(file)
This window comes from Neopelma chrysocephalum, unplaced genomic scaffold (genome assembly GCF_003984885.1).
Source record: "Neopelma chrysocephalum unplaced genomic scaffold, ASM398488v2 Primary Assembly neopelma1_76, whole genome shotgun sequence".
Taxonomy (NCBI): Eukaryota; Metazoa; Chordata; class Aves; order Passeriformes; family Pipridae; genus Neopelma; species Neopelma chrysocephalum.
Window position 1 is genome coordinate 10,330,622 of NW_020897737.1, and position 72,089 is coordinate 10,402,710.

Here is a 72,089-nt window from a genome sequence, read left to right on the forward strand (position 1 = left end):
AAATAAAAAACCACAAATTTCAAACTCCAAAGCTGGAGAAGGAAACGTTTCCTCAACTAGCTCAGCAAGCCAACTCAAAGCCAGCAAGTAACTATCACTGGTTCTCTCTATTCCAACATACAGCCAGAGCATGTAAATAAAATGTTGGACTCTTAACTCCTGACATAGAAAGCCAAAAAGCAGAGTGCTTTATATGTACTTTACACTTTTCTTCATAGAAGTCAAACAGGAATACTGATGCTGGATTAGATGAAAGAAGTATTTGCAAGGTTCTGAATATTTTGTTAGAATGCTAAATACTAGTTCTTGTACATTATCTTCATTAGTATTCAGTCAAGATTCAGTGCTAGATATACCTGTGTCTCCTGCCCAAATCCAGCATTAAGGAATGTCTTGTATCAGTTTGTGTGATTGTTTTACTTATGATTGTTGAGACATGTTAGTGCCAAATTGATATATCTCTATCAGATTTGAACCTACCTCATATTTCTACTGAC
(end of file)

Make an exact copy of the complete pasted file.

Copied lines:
This window comes from Neopelma chrysocephalum, unplaced genomic scaffold (genome assembly GCF_003984885.1).
Source record: "Neopelma chrysocephalum unplaced genomic scaffold, ASM398488v2 Primary Assembly neopelma1_76, whole genome shotgun sequence".
Taxonomy (NCBI): Eukaryota; Metazoa; Chordata; class Aves; order Passeriformes; family Pipridae; genus Neopelma; species Neopelma chrysocephalum.
Window position 1 is genome coordinate 10,330,622 of NW_020897737.1, and position 72,089 is coordinate 10,402,710.

Here is a 72,089-nt window from a genome sequence, read left to right on the forward strand (position 1 = left end):
AAATAAAAAACCACAAATTTCAAACTCCAAAGCTGGAGAAGGAAACGTTTCCTCAACTAGCTCAGCAAGCCAACTCAAAGCCAGCAAGTAACTATCACTGGTTCTCTCTATTCCAACATACAGCCAGAGCATGTAAATAAAATGTTGGACTCTTAACTCCTGACATAGAAAGCCAAAAAGCAGAGTGCTTTATATGTACTTTACACTTTTCTTCATAGAAGTCAAACAGGAATACTGATGCTGGATTAGATGAAAGAAGTATTTGCAAGGTTCTGAATATTTTGTTAGAATGCTAAATACTAGTTCTTGTACATTATCTTCATTAGTATTCAGTCAAGATTCAGTGCTAGATATACCTGTGTCTCCTGCCCAAATCCAGCATTAAGGAATGTCTTGTATCAGTTTGTGTGATTGTTTTACTTATGATTGTTGAGACATGTTAGTGCCAAATTGATATATCTCTATCAGATTTGAACCTACCTCATATTTCTACTGAC